This Pujara guy is too slow. Why is he still in the team? Does he even know how to hit a boundary? This is not cricket of the fifties. It does not work anymore. He is wasting deliveries. Not moving the game forward. We should replace Pujara with someone like KL Rahul or a batsman with more intent. Why can't he score quickly?
And, so on...
Through the attritional four-match Test series between India and Australia, Cheteshwar Pujara faced all this criticism to go along with the nasty bumpers to finish as the second-highest run-scorer for India, facing 928 deliveries on the way. The next most deliveries faced by an Indian batsman was by stand-in skipper Ajinkya Rahane at 562.
If not for Pujara's vigil, where do you think the series would have ended?
India do have many free-flowing stroke-makers like Rohit Sharma, Shubman Gill and Rishabh Pant, but they have only one Pujara.
When India had their backs against the wall in the 3rd Test match at Sydney, most remember the resolve with which two injured souls Hanuma Vihari and Ravichandran Ashwin batted out 258 deliveries to ward off the danger, but how about the 205 deliveries that Cheteshwar Pujara chewed up by himself? Again, in Brisbane, India were able to go for the win because they did not fall in a heap on the morning of day 5 on a quick and bouncy pitch with plenty of cracks for the Australian trio of Pat Cummins, Josh Hazlewood and Mitchell Starc to exploit.
In the second innings of the Gabba Test, Pujara faced as many as 211 deliveries to blunt the Australian attack. The reason why Hazlewood and Starc gave away a few freebies in their fourth and fifth spells is because Pujara ensured that there were a lot of miles in the legs of the already-tired pace bowlers, who had had to bowl more than 100 overs in each of the last four innings coming into the final day of the Gabba Test.
Much as Pujara had a role to play in that, batting out one vicious delivery after another on the last day of the series, he did the same throughout the four Test matches.
Understandably, what meets the eye is the runs. The stylish pull off the front foot from Rohit Sharma or a punch through covers from Shubman Gill looks a million dollars, but a push here and a prod there from Cheteshwar Pujara doesn't seem that classy, does it?
Test match batting is as much about the batting time as it is about scoring runs. The art of wearing the opposition bowlers down and then cashing in may not be in vogue anymore and you might struggle to find another batsman in the mould of Cheteshwar Pujara not only in India but around the world, but it does not take anything away from the craft of Test match batting that brought success to umpteen players over centuries.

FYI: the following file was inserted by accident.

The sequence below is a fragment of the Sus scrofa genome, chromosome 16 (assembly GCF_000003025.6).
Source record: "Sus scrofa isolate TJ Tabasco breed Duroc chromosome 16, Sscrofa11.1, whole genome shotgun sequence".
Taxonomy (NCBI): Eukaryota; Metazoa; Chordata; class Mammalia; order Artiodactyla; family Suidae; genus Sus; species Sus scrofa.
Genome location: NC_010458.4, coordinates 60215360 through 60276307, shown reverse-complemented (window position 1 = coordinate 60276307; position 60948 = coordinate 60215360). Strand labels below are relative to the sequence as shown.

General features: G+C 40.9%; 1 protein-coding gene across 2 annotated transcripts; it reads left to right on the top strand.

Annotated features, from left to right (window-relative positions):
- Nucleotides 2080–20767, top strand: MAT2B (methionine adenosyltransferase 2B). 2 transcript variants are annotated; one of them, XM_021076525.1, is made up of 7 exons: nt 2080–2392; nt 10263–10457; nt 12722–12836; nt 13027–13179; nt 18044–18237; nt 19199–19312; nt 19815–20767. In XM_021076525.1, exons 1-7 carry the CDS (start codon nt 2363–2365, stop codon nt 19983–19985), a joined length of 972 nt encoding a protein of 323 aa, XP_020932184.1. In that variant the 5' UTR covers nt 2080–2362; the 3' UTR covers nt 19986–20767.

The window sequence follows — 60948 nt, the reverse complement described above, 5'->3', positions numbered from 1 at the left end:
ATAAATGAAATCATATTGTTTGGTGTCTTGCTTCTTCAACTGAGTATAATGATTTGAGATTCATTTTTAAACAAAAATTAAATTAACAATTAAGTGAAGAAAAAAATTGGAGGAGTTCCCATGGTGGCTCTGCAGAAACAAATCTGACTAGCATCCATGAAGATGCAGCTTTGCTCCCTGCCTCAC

I don't think it was the right approach, I think he needed to be a bit more proactive with his scoring rate because I felt it was putting too much pressure on his batting partners https://t.co/2OhmdATvke
— Ricky Ponting AO (@RickyPonting) January 9, 2021
Runs are important, for sure. Taking the game forward is essential, without doubt. But, batting time is just as crucial.
All right, even if you want to concentrate on the tangibles, Pujara finished the recently concluded Test series with 271 runs from eight innings at an average of 33.87 and strike rate of 29.20. This might not seem an awful lot but in a series where there was dogfight for every single run, Pujara ultimately finished just three runs shy of India's top-scorer Rishabh Pant.
Faces a lot of balls, does he? The method doesn't seem quite right, does it? Well, it was the same method which brought him truckloads of runs on India's last tour of Australia which the visitors went on to win by 2-1 as well. In that series, Pujara finished as the highest run-scorer across both teams with 521 runs at 74.42, having faced 1,258 deliveries, which pushed the Australian bowlers to their limits.
In any battle, charging on the opposition with your sophisticated ammunition is key, but it is equally significant to guard your fort from frequent incursions. This is exactly the role that Pujara plays for Team India.
Think of the number of blows that he wore on his body on the last day of the Gabba Test. The guy was hit on the thighs, on the head, on the forearm and was sprayed with several bouncers which did not rise as high and struck him on the fingers, which mind you were already in terrible shape with him having copped several blows in the nets in the lead-up to the final Test match.
What Pujara deserves is not abuse but utmost respect for not only taking all the criticism like a gentleman but also putting his body on the line for an Indian victory for the ages. When volleys were hurled at him during press conferences about his tempo, all he kept saying was 'I can only bat in the way I know best'.
The method bore fruit at the Gabba as he allowed the likes of Rishabh Pant and Shubman Gill to rally around him.
The meaning of intent or aggression can be very subjective. If stepping out of the crease to lift the ball over the bowler's head is aggression, wearing thunderbolts at 145 kph on your body and not wincing is also nothing short of it.
One of India's greatest sons, Rahul Dravid finished his Test career after 164 matches, scoring 13,288 runs at a strike rate of 42.51. Pujara seems to be at the halfway mark with 6,111 runs from 81 matches at a strike rate of 45.02. The 32-year-old recently became the sixth-fastest Indian batsman to 6,000 Test runs and also broke into the list of India's top 10 highest run-scorers of all-time.
If you appreciate the batsmanship of Dravid, do appreciate the defiance of the new Wall, whose story is unfolding right before our eyes. Because in the world of IPL stars, it is easy to neglect virtues like perseverance and unflinching resolve.
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